24 October 2014

Helpful Advice if You Are Writing Fiction But You're a Fan of Film and Television

In terms of my story consumption, I'd say I'm about 50% reader and 50% watcher of television and movies. I don't even feel bad about that. I love reading but there is something very compelling about visual media, and it's a great way for me to consume narrative such that I can discuss it with my partner, who is not a great reader and who tends to gravitate toward nonfiction anyway.

The unfortunate thing about being a fiction writer who consumes a fair amount of scripted, enacted, carefully edited stuff is that there are some important differences between written story and televised / filmed story. It's too easy to absorb some film techniques and transfer them into your novels or short stories where they don't really make much sense.

Here's some advice on this problem from Donald Maass' Writing the Breakout Novel, which could equally be called How to Make the Novel You're Trying to Write Way, Way More Interesting to Just About Everyone:
...many writers visualize their stories in the way that a film unspools on a screen. They write travel between scenes, establishing shots and incidental action (dropping ice cubes into a glass, flicking a lighter into flame) in order to "pace" their novels and make them feel more realistic.
That method is sometimes misguided. A novel is not a film. The compression inherent in film often demands its action be paced out; otherwise, the unrelenting tension of the film's back-to-back scenes would hammer the audience into insensibility. Novelists do not have that worry. A novel's pace is already slow. For novelists the challenge is just the opposite: to keep the tension level constantly high.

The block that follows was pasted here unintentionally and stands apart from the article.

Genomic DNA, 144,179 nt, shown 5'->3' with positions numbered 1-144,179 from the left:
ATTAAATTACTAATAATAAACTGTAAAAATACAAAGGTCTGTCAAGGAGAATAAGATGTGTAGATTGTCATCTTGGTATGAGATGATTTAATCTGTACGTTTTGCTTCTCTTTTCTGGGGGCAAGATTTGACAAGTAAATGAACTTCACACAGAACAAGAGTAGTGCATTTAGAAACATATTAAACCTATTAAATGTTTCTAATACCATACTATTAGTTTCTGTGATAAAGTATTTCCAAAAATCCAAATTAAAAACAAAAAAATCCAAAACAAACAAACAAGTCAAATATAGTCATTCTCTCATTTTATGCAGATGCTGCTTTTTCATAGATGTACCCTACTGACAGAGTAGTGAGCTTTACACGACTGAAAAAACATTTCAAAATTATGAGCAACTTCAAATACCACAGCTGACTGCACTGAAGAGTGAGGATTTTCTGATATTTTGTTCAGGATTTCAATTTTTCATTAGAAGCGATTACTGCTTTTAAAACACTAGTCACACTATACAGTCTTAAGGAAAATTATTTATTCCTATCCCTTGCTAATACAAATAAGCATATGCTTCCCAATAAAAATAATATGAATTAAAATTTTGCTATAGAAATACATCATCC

In other words, get to the good stuff right away and keep it coming. I don't know if bearing this advice in mind would help resolve all issues that arise from accidental copying of film / television techniques onto written fiction, but it might.


Andrew Leon said...

Yeah, I disagree with that. A lot. Any time I read a book that just starts in the middle of the Action and then just keeps it coming, I find myself distinctly disenjoying it. The characters are inevitably two-dimensional, if they even reach two dimensions, and there is rarely any reason for the Action other than keeping it coming.

Elizabeth Twist said...

I agree that there's a problem with starting in the middle of a nonsense high action scene for the sake of "grabbing" the audience. That can be a very empty formula, and it's something that Maass recommends against.

The idea I took away from this is to avoid "cinematic" style scene setting in written fiction. I don't personally see any contradiction between keeping the tension going and building character.

Andrew Leon said...

Tension building in a novel, though, has the luxury of being slower and, therefore, more pervasive.

I actually don't know how to address this, so I'll just say:
The only time I try to think of things in a "cinematic" style is when I'm trying to write a fight scene. I need to run the visuals through my head for those so I can figure out how to write it.

Mina Lobo said...

In a weirdly related story, I've just started reading "Save the Cat," which is about script writing but was recommended to me by a novelist who says it's brilliant for all kinds of writing. :-) And so far, about 1.5 chapters into it, I can see why. It's not yet touched on visual aspects, though. I reckon the challenge in fiction writing is striking the right balance between setting a scene and bogging it down with needless detail, eh?